Grow Pain Free

Grow, Pain, Free is a movement of mankind to never settle for less. We can always do and be better.



Good things come to those who work for it!

I am Stanley Alston Oliver, Best selling Author, Leader and Teacher. (in no specific order) I want to share with you my story.

The moral of my life is you will fail but success comes when you persist!

neurosciencestuff:

Accidentally cut your ear off? Just 3D print a new one
It’s way too late for Vincent van Gogh, but cutting off your ear is a much less impressive gesture now you can get a new one printed.
This week, researchers at Hangzhou Dianzi University in China unveiled their Regenovo 3D printer. Unlike more familiar 3D printers, which work with plastic or metal dust, Regenovo prints living tissue – such as these little ears.
The Hangzhou team aren’t the only ones 3D-printing spare parts for people. Earlier this year, a team at Cornell University in Ithaca, New York, also demonstrated an ear printer, and Organovo in San Diego, California, are on the way to building fresh human livers.
Meanwhile a team at Heriot-Watt University in Edinburgh, UK, has turned human embryonic stem cells into 3D-printer ink. Things are more advanced when it comes to making new bones, as a woman with a 3D-printed titanium jawbone could tell you.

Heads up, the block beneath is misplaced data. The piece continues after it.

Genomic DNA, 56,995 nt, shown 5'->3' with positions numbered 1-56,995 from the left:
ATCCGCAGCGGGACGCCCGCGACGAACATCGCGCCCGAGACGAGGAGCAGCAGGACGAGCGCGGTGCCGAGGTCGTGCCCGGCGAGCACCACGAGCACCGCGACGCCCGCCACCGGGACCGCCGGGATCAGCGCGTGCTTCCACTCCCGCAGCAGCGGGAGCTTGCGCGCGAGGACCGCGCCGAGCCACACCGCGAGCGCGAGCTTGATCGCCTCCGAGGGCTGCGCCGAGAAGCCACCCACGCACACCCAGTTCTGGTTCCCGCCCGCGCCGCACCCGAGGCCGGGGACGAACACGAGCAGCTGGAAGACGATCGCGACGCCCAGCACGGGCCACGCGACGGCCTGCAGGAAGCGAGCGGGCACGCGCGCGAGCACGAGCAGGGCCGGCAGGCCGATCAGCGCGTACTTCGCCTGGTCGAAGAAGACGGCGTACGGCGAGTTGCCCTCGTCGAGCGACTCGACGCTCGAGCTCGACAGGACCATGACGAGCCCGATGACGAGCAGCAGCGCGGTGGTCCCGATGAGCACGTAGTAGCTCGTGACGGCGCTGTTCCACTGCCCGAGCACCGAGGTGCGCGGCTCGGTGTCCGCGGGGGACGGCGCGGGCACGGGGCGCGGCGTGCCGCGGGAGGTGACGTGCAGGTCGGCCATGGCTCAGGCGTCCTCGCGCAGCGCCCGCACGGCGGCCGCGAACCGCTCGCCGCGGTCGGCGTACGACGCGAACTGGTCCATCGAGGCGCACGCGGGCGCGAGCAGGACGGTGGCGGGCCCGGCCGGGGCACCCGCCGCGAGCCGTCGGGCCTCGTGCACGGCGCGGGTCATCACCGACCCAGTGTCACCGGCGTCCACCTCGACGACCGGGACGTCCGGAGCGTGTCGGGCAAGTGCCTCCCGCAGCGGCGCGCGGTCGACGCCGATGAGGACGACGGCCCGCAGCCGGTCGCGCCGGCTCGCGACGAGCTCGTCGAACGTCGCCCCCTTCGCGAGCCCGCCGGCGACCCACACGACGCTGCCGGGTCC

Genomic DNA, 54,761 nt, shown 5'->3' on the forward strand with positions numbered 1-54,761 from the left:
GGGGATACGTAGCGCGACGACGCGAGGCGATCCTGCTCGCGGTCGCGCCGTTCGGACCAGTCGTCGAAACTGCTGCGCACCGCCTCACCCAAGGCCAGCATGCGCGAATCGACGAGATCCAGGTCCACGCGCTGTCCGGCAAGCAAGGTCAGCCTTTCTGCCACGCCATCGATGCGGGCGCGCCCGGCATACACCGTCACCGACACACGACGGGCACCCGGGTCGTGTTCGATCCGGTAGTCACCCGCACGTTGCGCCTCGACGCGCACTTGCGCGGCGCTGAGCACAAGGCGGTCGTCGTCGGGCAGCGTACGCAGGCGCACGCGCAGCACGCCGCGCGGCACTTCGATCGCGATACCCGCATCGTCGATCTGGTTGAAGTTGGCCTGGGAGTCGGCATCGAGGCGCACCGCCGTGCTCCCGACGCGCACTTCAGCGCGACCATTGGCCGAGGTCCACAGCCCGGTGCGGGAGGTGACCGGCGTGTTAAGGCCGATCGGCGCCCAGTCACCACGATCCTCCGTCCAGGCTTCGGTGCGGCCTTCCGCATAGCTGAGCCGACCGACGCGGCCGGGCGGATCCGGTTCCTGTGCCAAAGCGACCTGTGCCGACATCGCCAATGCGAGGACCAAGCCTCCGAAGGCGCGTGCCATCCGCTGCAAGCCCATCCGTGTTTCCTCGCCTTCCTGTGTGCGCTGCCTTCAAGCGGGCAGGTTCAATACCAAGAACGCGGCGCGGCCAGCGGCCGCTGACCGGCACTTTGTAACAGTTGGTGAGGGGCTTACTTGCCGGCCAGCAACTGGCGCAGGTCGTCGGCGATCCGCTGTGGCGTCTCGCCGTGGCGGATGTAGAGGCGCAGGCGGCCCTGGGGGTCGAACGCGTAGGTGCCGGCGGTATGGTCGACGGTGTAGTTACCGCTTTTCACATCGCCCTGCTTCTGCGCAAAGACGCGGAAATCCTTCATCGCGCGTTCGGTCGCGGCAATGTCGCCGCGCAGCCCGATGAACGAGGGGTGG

Wow Technology!

neurosciencestuff:

Accidentally cut your ear off? Just 3D print a new one

It’s way too late for Vincent van Gogh, but cutting off your ear is a much less impressive gesture now you can get a new one printed.

This week, researchers at Hangzhou Dianzi University in China unveiled their Regenovo 3D printer. Unlike more familiar 3D printers, which work with plastic or metal dust, Regenovo prints living tissue – such as these little ears.

The Hangzhou team aren’t the only ones 3D-printing spare parts for people. Earlier this year, a team at Cornell University in Ithaca, New York, also demonstrated an ear printer, and Organovo in San Diego, California, are on the way to building fresh human livers.

Meanwhile a team at Heriot-Watt University in Edinburgh, UK, has turned human embryonic stem cells into 3D-printer ink. Things are more advanced when it comes to making new bones, as a woman with a 3D-printed titanium jawbone could tell you.

Wow Technology!

There will be many reasons to give up. All you need is one reason to keep going!